Jul 7, 2021

You Heard WHAT About Breastfeeding?

As you know, there’s a lot of confusing and false information out there about breastfeeding. Whether you call them old wives’ tales, fables, or myths, you probably hear them repeated (or questioned) by parents-to-be all the time.

Some breastfeeding myths sound very silly and are easy to ignore. Others sound very silly and are … actually true! For parents-to-be, one of the keys to breastfeeding success is learning which of these old beliefs are false and which are true. And that’s where you come in.

To do our part, we’ve collected some of the most common myths about breastfeeding, including 10 that are not true and 2 that actually are. We hope you enjoy reading them, sharing them, and busting them for good!

The NOT True List

Myth #1: You can’t dye your hair or eat sushi while breastfeeding.
Not true. There are no scientific reasons why you can’t dye your hair and eat sushi while breastfeeding. It is smart to avoid eating fish with high levels of mercury and only eat sushi from trusted sources so it doesn’t make you sick. But bacteria or beauty product chemicals won’t reach your breast milk.

Myth #2: People with implants can’t breastfeed.
Not true (usually). If you’ve had breast implants, you may still be able to breastfeed. Implants can affect your milk supply, depending on the type of surgery and if there was any damage to breast tissue or nerves or any scarring in the milk ducts.

Myth #3: You have to drink milk to make milk.
Not true. Milk production is all about supply and demand. The more milk the baby takes from your breast, the more milk you’ll make. Although you don’t need to drink cow’s milk, or almond milk, or any kind of milk, you do need to drink plenty of water while you’re breastfeeding.

Myth #4: Exercise affects the taste of your milk.
Not true. Exercise is a healthy choice, whether you’re breastfeeding or not. While there is no evidence that exercise affects the taste of breast milk, some babies may be put off by the taste of dried perspiration on your skin.

Myth #5: You can’t breastfeed when you’re sick.
Not true. Even if you’re feeling under the weather, breastfeeding is safe unless you are taking a medication that isn’t approved for breastfeeding parents. On the bright side, the antibodies and leukocytes your body produces to fight an illness can be shared through your breast milk to give your baby immunity.

Myth #6: Babies get all the milk they need in the first few minutes.
Not true. Every baby is different. Many things can affect how much milk your baby takes each feeding. Newborns who are learning how to latch on and suck may need to stay on your breast longer. Other babies may feed more quickly and be ready to do something else. To make sure your baby gets enough, let them feed for as long as they want.

Myth #7: Small breasts don’t produce enough milk for a baby. 
Not true. The amount of fatty tissue in your breasts is what determines how big they are. But it’s the glandular tissue in your breast that expands during pregnancy and produces milk. Breast size makes no difference in how much milk you can make for your little one.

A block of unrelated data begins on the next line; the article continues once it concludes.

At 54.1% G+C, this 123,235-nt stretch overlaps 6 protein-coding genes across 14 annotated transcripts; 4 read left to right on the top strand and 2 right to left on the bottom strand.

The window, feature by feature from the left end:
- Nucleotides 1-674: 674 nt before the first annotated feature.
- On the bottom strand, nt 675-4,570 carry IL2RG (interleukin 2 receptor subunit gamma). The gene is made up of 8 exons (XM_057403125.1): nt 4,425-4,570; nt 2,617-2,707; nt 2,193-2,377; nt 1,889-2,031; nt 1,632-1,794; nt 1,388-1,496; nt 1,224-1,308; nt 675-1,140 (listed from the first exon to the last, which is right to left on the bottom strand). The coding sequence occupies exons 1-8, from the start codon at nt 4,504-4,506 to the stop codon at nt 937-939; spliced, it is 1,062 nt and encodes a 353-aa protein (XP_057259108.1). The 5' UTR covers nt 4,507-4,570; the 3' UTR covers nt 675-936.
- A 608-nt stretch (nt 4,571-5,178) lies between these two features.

Myth #8: You should wash your nipples before breastfeeding.
Not true. Babies are born already knowing your scent and sounds. Your nipples produce a substance that the baby smells and has good bacteria that helps to build their healthy immune system. Don’t wash it off before feeding time.

Myth #9: Breastfeeding makes your boobs saggy.
Not true. Droopy breasts happen during pregnancy, not breastfeeding. Pregnancy hormones cause the ligaments under your breasts to loosen and stretch. Unless you’ve gained or lost a lot of weight, your breasts should return to their pre-pregnancy size after you wean your baby.

Myth #10: You can’t get pregnant while you’re breastfeeding.
Not true. If you’re having sex, you can get pregnant, breastfeeding or not. It is true that you’re less likely to get pregnant during the first 6 months of breastfeeding IF your period has not returned and IF you breastfeed regularly. But less likely is still a risk.

Surprising… but TRUE!

Myth #11: Cabbage leaves reduce breast swelling.
True! Cabbage leaves work on the interstitial fluid in the breasts to help reduce swelling in engorged breasts. Lining your bra with clean, cool cabbage leaves for 20 minutes 3 times a day can help relieve swelling and discomfort.

Myth #12: Eating garlic makes your baby nurse more.
True! Studies have shown that eating garlic boosts the flavor of breast milk, peaking about two hours after garlic consumption. And apparently many babies love the taste of garlic in breast milk — suckling more energetically and taking in more milk. Scampi, anyone?

Looking Forward

These are exciting times for everyone committed to educating parents-to-be in ways that complement individual learning styles, lifestyles, and personal preferences. Our goal is to provide nurses and educators with innovative, timely, evidence-based materials that can help you prepare your students to become successful, confident parents. If there is anything we can do to make your job easier, please call us at 800.476.2253. We look forward to working with you!

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